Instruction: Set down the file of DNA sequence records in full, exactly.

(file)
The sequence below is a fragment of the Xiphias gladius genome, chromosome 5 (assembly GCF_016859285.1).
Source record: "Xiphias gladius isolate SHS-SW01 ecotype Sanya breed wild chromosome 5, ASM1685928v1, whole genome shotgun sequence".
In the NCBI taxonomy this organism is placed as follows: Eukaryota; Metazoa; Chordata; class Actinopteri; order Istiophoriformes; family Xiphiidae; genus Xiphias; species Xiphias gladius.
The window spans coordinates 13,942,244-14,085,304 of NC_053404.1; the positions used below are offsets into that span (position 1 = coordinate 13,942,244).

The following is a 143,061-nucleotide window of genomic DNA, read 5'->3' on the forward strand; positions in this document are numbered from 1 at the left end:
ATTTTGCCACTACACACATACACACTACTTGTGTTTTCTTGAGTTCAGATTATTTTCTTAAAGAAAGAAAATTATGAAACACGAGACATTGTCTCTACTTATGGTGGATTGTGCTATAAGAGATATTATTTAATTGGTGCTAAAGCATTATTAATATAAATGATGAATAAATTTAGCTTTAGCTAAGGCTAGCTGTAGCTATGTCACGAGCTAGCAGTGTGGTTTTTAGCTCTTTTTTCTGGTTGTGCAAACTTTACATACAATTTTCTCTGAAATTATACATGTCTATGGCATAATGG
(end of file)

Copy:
The sequence below is a fragment of the Xiphias gladius genome, chromosome 5 (assembly GCF_016859285.1).
Source record: "Xiphias gladius isolate SHS-SW01 ecotype Sanya breed wild chromosome 5, ASM1685928v1, whole genome shotgun sequence".
In the NCBI taxonomy this organism is placed as follows: Eukaryota; Metazoa; Chordata; class Actinopteri; order Istiophoriformes; family Xiphiidae; genus Xiphias; species Xiphias gladius.
The window spans coordinates 13,942,244-14,085,304 of NC_053404.1; the positions used below are offsets into that span (position 1 = coordinate 13,942,244).

The following is a 143,061-nucleotide window of genomic DNA, read 5'->3' on the forward strand; positions in this document are numbered from 1 at the left end:
ATTTTGCCACTACACACATACACACTACTTGTGTTTTCTTGAGTTCAGATTATTTTCTTAAAGAAAGAAAATTATGAAACACGAGACATTGTCTCTACTTATGGTGGATTGTGCTATAAGAGATATTATTTAATTGGTGCTAAAGCATTATTAATATAAATGATGAATAAATTTAGCTTTAGCTAAGGCTAGCTGTAGCTATGTCACGAGCTAGCAGTGTGGTTTTTAGCTCTTTTTTCTGGTTGTGCAAACTTTACATACAATTTTCTCTGAAATTATACATGTCTATGGCATAATGG